A Personal Genomics Journey

Genomics researcher Elena Flowers has her blood drawn as part of her hands-on approach to understanding the implications of genomics profiling. Photo by Elisabeth Fall.

Note: Elena Flowers, PhD, RN, received support for her research through CTSI's KL2 Scholars program

While on vacation in Chicago, I was walking down the street with my mom and sister-in-law and skimming my work emails when I saw one informing me that my Chancellor’s Faculty Development Fund application to have my genome sequenced had been approved. It stopped me in my tracks.

My reaction was complicated. For one, I didn’t expect it; I had assumed that since I’d been funded last year, this year would be someone else’s turn. I also wasn’t entirely sure what I was getting into. I am a genomics researcher charged with teaching the topic to advanced practice nursing students; and early in 2016, on a whim, I mentioned to my lab colleagues that I thought having my genome sequenced might make an interesting project for the Development Fund, and they loved the idea. With less than 24 hours to consider what this might mean for me and my family, the next day I submitted an application. Now I worried that some might consider the project a selfish endeavor – and, more important, I worried about what it would mean to actually have my genome sequenced.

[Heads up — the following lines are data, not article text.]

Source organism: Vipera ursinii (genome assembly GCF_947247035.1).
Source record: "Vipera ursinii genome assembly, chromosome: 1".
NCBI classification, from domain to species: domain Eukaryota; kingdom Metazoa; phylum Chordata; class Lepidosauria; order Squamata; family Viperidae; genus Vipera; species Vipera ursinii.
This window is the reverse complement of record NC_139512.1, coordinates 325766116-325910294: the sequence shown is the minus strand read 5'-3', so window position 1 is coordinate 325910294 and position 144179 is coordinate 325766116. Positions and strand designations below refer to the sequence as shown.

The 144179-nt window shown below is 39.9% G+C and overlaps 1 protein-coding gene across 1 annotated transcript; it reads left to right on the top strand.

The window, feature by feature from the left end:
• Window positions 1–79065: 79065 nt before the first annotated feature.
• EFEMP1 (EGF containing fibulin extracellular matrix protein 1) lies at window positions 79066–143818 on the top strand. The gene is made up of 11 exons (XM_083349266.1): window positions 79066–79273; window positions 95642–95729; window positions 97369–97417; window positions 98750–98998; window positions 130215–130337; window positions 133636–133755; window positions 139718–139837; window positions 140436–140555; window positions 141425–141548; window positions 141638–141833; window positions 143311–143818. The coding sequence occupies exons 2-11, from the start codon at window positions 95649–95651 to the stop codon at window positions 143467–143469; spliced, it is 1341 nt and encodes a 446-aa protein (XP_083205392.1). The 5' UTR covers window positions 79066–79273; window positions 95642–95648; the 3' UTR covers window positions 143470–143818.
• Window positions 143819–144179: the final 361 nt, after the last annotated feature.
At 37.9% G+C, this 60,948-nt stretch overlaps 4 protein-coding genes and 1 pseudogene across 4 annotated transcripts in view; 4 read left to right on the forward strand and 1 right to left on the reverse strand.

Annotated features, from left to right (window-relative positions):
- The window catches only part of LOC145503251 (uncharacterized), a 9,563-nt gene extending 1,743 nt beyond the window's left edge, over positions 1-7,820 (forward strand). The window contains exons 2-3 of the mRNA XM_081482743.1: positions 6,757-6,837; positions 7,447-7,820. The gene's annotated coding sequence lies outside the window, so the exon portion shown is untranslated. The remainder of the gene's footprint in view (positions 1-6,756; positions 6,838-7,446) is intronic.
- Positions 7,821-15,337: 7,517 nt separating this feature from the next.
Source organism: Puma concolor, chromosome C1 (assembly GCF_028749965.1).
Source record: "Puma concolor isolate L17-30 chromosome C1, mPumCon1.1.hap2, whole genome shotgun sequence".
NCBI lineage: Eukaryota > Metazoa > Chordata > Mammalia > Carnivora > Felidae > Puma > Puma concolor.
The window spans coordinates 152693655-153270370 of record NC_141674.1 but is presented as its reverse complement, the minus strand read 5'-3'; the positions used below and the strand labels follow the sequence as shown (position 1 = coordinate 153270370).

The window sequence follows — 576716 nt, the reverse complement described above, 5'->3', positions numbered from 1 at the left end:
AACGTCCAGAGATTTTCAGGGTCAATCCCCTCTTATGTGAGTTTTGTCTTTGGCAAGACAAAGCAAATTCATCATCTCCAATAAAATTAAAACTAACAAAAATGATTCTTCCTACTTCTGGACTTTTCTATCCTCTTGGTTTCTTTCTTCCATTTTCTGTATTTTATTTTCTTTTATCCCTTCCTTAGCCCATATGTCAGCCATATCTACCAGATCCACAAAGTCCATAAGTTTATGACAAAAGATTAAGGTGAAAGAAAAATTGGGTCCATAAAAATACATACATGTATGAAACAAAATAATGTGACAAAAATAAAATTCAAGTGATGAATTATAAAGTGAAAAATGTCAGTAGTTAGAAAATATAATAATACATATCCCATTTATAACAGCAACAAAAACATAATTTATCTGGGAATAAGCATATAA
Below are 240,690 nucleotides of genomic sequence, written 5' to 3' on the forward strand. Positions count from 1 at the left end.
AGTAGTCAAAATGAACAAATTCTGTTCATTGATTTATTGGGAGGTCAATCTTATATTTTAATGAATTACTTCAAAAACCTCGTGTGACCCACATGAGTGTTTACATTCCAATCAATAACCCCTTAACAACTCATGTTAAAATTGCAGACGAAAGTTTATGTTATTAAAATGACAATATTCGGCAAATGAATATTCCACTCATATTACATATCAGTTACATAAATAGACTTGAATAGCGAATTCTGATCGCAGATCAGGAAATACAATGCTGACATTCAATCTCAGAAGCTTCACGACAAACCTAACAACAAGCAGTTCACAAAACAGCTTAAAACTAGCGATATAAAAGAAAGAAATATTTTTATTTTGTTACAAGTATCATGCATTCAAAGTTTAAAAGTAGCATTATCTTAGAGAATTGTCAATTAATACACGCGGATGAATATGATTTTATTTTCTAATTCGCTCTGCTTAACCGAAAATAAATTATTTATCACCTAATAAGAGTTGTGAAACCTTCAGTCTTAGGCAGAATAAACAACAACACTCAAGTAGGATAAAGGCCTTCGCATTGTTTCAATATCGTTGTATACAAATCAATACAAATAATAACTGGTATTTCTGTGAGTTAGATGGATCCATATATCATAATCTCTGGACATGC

My mom, who had already done some genetic testing through 23andMe, asked, “What is it?” I explained I would be doing something similar to 23andMe, except that her results were like excerpts from a text, whereas I would be receiving every single letter of every word – and all the punctuation – in a language I don’t speak. I knew all too well that I was opening a Pandora’s box, with lasting implications, both personal and professional. Suddenly, while walking down that street with my mother and sister-in-law, I understood that a whim had become reality.

Complex Questions

One of the most astonishing implications of advances in genomic sequencing is that soon – very soon – such information will be widely available. In 2001, when a working draft of the Human Genome Project was completed, the process of sequencing that first genome was incredibly expensive. Since then, technology advances have ratcheted down the costs at an unprecedented rate, so that today, we have just about reached the $1,000 genome. That’s considerably less than many standard diagnostic tests.

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